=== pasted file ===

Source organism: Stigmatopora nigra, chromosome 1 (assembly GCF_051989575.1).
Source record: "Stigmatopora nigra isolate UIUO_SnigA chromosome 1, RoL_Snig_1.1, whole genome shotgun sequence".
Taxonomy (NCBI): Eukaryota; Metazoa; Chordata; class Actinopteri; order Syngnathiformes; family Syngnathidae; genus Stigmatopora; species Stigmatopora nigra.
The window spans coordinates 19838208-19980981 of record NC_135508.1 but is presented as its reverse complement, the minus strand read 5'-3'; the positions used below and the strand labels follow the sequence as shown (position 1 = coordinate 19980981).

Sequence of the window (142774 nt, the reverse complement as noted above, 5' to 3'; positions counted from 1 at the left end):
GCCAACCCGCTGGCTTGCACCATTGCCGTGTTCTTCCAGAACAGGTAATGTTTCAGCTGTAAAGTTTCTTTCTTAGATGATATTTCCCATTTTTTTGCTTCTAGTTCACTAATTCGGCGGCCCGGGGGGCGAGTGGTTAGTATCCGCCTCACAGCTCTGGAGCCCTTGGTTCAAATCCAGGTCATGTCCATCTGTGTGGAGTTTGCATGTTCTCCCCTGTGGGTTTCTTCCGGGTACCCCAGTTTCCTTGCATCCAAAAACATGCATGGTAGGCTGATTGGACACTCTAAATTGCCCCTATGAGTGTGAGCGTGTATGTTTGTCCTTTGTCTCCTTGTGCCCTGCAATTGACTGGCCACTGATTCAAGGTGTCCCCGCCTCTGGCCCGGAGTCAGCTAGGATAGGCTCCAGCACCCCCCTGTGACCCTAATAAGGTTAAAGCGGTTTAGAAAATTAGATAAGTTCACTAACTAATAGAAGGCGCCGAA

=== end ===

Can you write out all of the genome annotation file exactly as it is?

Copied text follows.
Source organism: Stigmatopora nigra, chromosome 1 (assembly GCF_051989575.1).
Source record: "Stigmatopora nigra isolate UIUO_SnigA chromosome 1, RoL_Snig_1.1, whole genome shotgun sequence".
Taxonomy (NCBI): Eukaryota; Metazoa; Chordata; class Actinopteri; order Syngnathiformes; family Syngnathidae; genus Stigmatopora; species Stigmatopora nigra.
The window spans coordinates 19838208-19980981 of record NC_135508.1 but is presented as its reverse complement, the minus strand read 5'-3'; the positions used below and the strand labels follow the sequence as shown (position 1 = coordinate 19980981).

Sequence of the window (142774 nt, the reverse complement as noted above, 5' to 3'; positions counted from 1 at the left end):
GCCAACCCGCTGGCTTGCACCATTGCCGTGTTCTTCCAGAACAGGTAATGTTTCAGCTGTAAAGTTTCTTTCTTAGATGATATTTCCCATTTTTTTGCTTCTAGTTCACTAATTCGGCGGCCCGGGGGGCGAGTGGTTAGTATCCGCCTCACAGCTCTGGAGCCCTTGGTTCAAATCCAGGTCATGTCCATCTGTGTGGAGTTTGCATGTTCTCCCCTGTGGGTTTCTTCCGGGTACCCCAGTTTCCTTGCATCCAAAAACATGCATGGTAGGCTGATTGGACACTCTAAATTGCCCCTATGAGTGTGAGCGTGTATGTTTGTCCTTTGTCTCCTTGTGCCCTGCAATTGACTGGCCACTGATTCAAGGTGTCCCCGCCTCTGGCCCGGAGTCAGCTAGGATAGGCTCCAGCACCCCCCTGTGACCCTAATAAGGTTAAAGCGGTTTAGAAAATTAGATAAGTTCACTAACTAATAGAAGGCGCCGAA